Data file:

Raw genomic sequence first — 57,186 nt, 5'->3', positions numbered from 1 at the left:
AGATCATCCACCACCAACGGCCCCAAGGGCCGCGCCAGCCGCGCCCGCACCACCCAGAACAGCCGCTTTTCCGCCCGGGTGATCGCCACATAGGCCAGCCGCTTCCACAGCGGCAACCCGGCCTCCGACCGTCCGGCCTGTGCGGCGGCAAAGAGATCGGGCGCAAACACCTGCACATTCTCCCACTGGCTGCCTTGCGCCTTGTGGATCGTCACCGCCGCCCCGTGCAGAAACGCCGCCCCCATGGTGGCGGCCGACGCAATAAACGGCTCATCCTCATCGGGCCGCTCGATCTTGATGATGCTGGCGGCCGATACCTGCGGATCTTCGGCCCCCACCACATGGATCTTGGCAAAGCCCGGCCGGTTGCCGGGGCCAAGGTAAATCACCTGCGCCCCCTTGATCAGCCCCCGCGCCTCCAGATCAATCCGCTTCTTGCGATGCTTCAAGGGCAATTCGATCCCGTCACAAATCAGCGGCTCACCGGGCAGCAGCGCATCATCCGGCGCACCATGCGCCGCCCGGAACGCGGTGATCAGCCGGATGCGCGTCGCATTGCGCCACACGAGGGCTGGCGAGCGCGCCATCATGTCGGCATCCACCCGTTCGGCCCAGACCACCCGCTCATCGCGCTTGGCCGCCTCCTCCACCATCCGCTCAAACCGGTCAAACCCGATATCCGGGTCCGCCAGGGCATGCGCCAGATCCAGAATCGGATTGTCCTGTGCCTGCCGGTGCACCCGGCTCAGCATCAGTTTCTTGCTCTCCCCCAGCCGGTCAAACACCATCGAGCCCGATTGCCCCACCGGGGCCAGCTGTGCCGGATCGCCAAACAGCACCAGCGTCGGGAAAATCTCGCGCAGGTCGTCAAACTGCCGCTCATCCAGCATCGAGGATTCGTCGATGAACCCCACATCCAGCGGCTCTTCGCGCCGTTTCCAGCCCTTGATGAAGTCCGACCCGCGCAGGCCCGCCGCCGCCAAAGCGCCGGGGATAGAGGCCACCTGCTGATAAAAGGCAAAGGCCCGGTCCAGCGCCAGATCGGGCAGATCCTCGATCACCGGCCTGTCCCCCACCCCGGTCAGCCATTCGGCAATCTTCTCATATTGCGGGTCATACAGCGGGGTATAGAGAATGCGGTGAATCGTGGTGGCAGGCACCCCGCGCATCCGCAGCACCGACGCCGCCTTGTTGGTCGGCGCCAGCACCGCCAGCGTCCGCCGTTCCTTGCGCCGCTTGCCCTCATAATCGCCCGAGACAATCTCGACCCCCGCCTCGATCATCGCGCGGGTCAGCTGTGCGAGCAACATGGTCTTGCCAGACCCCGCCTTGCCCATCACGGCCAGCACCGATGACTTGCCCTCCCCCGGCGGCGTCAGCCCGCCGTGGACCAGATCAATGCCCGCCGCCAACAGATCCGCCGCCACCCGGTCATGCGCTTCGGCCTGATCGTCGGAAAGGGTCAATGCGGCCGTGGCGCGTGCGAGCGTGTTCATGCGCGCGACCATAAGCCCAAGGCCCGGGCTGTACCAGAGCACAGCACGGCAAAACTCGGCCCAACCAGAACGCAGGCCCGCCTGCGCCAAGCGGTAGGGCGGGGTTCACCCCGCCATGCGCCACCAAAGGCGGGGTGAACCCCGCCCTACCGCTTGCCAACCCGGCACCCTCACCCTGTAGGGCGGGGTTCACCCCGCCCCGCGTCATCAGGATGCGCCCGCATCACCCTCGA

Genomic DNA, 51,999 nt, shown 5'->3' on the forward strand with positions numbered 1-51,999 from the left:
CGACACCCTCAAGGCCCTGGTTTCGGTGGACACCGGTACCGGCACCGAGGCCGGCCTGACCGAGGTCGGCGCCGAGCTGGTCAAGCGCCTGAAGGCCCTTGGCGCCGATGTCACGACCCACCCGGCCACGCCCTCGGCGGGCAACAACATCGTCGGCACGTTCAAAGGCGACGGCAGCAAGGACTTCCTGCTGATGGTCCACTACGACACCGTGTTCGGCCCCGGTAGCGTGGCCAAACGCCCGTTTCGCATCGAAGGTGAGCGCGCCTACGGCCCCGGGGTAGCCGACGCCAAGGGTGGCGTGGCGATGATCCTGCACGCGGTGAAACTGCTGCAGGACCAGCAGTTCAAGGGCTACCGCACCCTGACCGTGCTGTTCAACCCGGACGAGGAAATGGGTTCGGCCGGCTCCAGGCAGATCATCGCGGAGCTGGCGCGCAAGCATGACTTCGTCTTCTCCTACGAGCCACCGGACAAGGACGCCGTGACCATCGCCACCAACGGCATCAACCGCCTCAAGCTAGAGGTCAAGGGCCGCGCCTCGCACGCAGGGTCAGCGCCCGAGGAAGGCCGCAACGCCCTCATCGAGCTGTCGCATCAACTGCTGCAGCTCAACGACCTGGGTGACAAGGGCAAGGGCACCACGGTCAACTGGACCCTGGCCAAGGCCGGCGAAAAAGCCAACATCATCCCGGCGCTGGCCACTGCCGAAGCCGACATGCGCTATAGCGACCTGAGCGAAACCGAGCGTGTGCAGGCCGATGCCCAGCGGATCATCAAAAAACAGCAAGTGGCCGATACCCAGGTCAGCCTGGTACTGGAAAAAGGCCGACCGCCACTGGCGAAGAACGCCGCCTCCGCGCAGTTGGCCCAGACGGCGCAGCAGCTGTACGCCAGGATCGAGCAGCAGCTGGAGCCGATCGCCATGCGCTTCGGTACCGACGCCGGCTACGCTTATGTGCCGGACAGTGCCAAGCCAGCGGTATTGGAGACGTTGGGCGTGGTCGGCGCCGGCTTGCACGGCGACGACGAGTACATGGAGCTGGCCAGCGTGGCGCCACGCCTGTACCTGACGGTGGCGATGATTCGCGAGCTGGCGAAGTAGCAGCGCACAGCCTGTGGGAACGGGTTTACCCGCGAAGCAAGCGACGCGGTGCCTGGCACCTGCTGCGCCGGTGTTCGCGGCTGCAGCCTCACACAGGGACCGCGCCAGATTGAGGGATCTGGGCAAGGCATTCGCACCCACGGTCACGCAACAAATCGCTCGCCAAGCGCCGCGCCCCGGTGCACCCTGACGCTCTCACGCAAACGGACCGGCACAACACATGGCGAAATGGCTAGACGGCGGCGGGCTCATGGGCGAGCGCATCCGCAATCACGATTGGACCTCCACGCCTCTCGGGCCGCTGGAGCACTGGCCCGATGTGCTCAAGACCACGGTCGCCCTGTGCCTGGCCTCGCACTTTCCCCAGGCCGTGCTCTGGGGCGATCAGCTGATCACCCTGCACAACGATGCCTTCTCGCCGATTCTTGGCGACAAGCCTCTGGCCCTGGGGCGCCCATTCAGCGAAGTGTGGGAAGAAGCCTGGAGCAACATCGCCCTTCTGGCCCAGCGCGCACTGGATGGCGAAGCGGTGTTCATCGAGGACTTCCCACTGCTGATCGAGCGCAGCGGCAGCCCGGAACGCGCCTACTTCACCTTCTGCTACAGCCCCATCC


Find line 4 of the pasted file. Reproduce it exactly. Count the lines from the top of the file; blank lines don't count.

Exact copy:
CGACACCCTCAAGGCCCTGGTTTCGGTGGACACCGGTACCGGCACCGAGGCCGGCCTGACCGAGGTCGGCGCCGAGCTGGTCAAGCGCCTGAAGGCCCTTGGCGCCGATGTCACGACCCACCCGGCCACGCCCTCGGCGGGCAACAACATCGTCGGCACGTTCAAAGGCGACGGCAGCAAGGACTTCCTGCTGATGGTCCACTACGACACCGTGTTCGGCCCCGGTAGCGTGGCCAAACGCCCGTTTCGCATCGAAGGTGAGCGCGCCTACGGCCCCGGGGTAGCCGACGCCAAGGGTGGCGTGGCGATGATCCTGCACGCGGTGAAACTGCTGCAGGACCAGCAGTTCAAGGGCTACCGCACCCTGACCGTGCTGTTCAACCCGGACGAGGAAATGGGTTCGGCCGGCTCCAGGCAGATCATCGCGGAGCTGGCGCGCAAGCATGACTTCGTCTTCTCCTACGAGCCACCGGACAAGGACGCCGTGACCATCGCCACCAACGGCATCAACCGCCTCAAGCTAGAGGTCAAGGGCCGCGCCTCGCACGCAGGGTCAGCGCCCGAGGAAGGCCGCAACGCCCTCATCGAGCTGTCGCATCAACTGCTGCAGCTCAACGACCTGGGTGACAAGGGCAAGGGCACCACGGTCAACTGGACCCTGGCCAAGGCCGGCGAAAAAGCCAACATCATCCCGGCGCTGGCCACTGCCGAAGCCGACATGCGCTATAGCGACCTGAGCGAAACCGAGCGTGTGCAGGCCGATGCCCAGCGGATCATCAAAAAACAGCAAGTGGCCGATACCCAGGTCAGCCTGGTACTGGAAAAAGGCCGACCGCCACTGGCGAAGAACGCCGCCTCCGCGCAGTTGGCCCAGACGGCGCAGCAGCTGTACGCCAGGATCGAGCAGCAGCTGGAGCCGATCGCCATGCGCTTCGGTACCGACGCCGGCTACGCTTATGTGCCGGACAGTGCCAAGCCAGCGGTATTGGAGACGTTGGGCGTGGTCGGCGCCGGCTTGCACGGCGACGACGAGTACATGGAGCTGGCCAGCGTGGCGCCACGCCTGTACCTGACGGTGGCGATGATTCGCGAGCTGGCGAAGTAGCAGCGCACAGCCTGTGGGAACGGGTTTACCCGCGAAGCAAGCGACGCGGTGCCTGGCACCTGCTGCGCCGGTGTTCGCGGCTGCAGCCTCACACAGGGACCGCGCCAGATTGAGGGATCTGGGCAAGGCATTCGCACCCACGGTCACGCAACAAATCGCTCGCCAAGCGCCGCGCCCCGGTGCACCCTGACGCTCTCACGCAAACGGACCGGCACAACACATGGCGAAATGGCTAGACGGCGGCGGGCTCATGGGCGAGCGCATCCGCAATCACGATTGGACCTCCACGCCTCTCGGGCCGCTGGAGCACTGGCCCGATGTGCTCAAGACCACGGTCGCCCTGTGCCTGGCCTCGCACTTTCCCCAGGCCGTGCTCTGGGGCGATCAGCTGATCACCCTGCACAACGATGCCTTCTCGCCGATTCTTGGCGACAAGCCTCTGGCCCTGGGGCGCCCATTCAGCGAAGTGTGGGAAGAAGCCTGGAGCAACATCGCCCTTCTGGCCCAGCGCGCACTGGATGGCGAAGCGGTGTTCATCGAGGACTTCCCACTGCTGATCGAGCGCAGCGGCAGCCCGGAACGCGCCTACTTCACCTTCTGCTACAGCCCCATCC